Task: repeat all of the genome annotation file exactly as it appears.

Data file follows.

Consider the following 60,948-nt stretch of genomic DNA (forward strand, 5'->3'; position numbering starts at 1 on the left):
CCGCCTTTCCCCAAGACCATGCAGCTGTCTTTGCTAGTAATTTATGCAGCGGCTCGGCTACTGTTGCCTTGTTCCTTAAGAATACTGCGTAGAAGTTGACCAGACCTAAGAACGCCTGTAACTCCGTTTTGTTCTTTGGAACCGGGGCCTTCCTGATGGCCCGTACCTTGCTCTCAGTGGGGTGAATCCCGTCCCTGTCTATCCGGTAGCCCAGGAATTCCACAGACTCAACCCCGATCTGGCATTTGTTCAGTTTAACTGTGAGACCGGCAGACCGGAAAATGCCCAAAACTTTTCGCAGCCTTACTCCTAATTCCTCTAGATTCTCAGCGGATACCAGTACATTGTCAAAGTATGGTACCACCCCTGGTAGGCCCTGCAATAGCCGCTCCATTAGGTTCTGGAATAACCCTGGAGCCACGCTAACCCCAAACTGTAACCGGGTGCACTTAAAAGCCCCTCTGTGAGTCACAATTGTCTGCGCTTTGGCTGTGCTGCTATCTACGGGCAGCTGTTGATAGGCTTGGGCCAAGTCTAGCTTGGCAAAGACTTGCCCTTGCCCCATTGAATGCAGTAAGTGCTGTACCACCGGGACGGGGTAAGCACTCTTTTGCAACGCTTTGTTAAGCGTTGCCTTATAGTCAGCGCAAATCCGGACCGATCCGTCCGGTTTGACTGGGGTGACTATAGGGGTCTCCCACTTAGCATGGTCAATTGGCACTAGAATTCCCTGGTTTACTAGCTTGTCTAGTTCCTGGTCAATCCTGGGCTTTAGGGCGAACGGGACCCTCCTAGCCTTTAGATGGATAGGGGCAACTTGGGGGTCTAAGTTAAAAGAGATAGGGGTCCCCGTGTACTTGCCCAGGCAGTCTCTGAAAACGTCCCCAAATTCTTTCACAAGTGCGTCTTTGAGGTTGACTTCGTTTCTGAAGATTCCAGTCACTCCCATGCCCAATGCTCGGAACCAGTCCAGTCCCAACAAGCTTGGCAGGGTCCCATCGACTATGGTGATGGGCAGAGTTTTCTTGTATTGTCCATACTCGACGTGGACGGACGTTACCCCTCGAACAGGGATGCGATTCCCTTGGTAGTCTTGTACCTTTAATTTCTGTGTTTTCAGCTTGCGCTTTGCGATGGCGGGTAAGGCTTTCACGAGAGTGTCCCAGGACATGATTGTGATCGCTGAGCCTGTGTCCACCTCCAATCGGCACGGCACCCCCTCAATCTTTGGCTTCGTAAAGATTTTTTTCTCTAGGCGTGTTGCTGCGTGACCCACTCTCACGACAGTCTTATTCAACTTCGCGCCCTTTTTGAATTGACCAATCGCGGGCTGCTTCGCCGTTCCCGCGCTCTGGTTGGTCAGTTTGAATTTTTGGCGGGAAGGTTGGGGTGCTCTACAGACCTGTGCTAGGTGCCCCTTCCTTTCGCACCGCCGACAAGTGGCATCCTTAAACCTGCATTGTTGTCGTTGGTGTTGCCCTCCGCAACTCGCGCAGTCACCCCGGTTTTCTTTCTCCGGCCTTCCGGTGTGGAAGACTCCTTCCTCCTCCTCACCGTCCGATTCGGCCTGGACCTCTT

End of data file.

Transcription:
Consider the following 60,948-nt stretch of genomic DNA (forward strand, 5'->3'; position numbering starts at 1 on the left):
CCGCCTTTCCCCAAGACCATGCAGCTGTCTTTGCTAGTAATTTATGCAGCGGCTCGGCTACTGTTGCCTTGTTCCTTAAGAATACTGCGTAGAAGTTGACCAGACCTAAGAACGCCTGTAACTCCGTTTTGTTCTTTGGAACCGGGGCCTTCCTGATGGCCCGTACCTTGCTCTCAGTGGGGTGAATCCCGTCCCTGTCTATCCGGTAGCCCAGGAATTCCACAGACTCAACCCCGATCTGGCATTTGTTCAGTTTAACTGTGAGACCGGCAGACCGGAAAATGCCCAAAACTTTTCGCAGCCTTACTCCTAATTCCTCTAGATTCTCAGCGGATACCAGTACATTGTCAAAGTATGGTACCACCCCTGGTAGGCCCTGCAATAGCCGCTCCATTAGGTTCTGGAATAACCCTGGAGCCACGCTAACCCCAAACTGTAACCGGGTGCACTTAAAAGCCCCTCTGTGAGTCACAATTGTCTGCGCTTTGGCTGTGCTGCTATCTACGGGCAGCTGTTGATAGGCTTGGGCCAAGTCTAGCTTGGCAAAGACTTGCCCTTGCCCCATTGAATGCAGTAAGTGCTGTACCACCGGGACGGGGTAAGCACTCTTTTGCAACGCTTTGTTAAGCGTTGCCTTATAGTCAGCGCAAATCCGGACCGATCCGTCCGGTTTGACTGGGGTGACTATAGGGGTCTCCCACTTAGCATGGTCAATTGGCACTAGAATTCCCTGGTTTACTAGCTTGTCTAGTTCCTGGTCAATCCTGGGCTTTAGGGCGAACGGGACCCTCCTAGCCTTTAGATGGATAGGGGCAACTTGGGGGTCTAAGTTAAAAGAGATAGGGGTCCCCGTGTACTTGCCCAGGCAGTCTCTGAAAACGTCCCCAAATTCTTTCACAAGTGCGTCTTTGAGGTTGACTTCGTTTCTGAAGATTCCAGTCACTCCCATGCCCAATGCTCGGAACCAGTCCAGTCCCAACAAGCTTGGCAGGGTCCCATCGACTATGGTGATGGGCAGAGTTTTCTTGTATTGTCCATACTCGACGTGGACGGACGTTACCCCTCGAACAGGGATGCGATTCCCTTGGTAGTCTTGTACCTTTAATTTCTGTGTTTTCAGCTTGCGCTTTGCGATGGCGGGTAAGGCTTTCACGAGAGTGTCCCAGGACATGATTGTGATCGCTGAGCCTGTGTCCACCTCCAATCGGCACGGCACCCCCTCAATCTTTGGCTTCGTAAAGATTTTTTTCTCTAGGCGTGTTGCTGCGTGACCCACTCTCACGACAGTCTTATTCAACTTCGCGCCCTTTTTGAATTGACCAATCGCGGGCTGCTTCGCCGTTCCCGCGCTCTGGTTGGTCAGTTTGAATTTTTGGCGGGAAGGTTGGGGTGCTCTACAGACCTGTGCTAGGTGCCCCTTCCTTTCGCACCGCCGACAAGTGGCATCCTTAAACCTGCATTGTTGTCGTTGGTGTTGCCCTCCGCAACTCGCGCAGTCACCCCGGTTTTCTTTCTCCGGCCTTCCGGTGTGGAAGACTCCTTCCTCCTCCTCACCGTCCGATTCGGCCTGGACCTCTT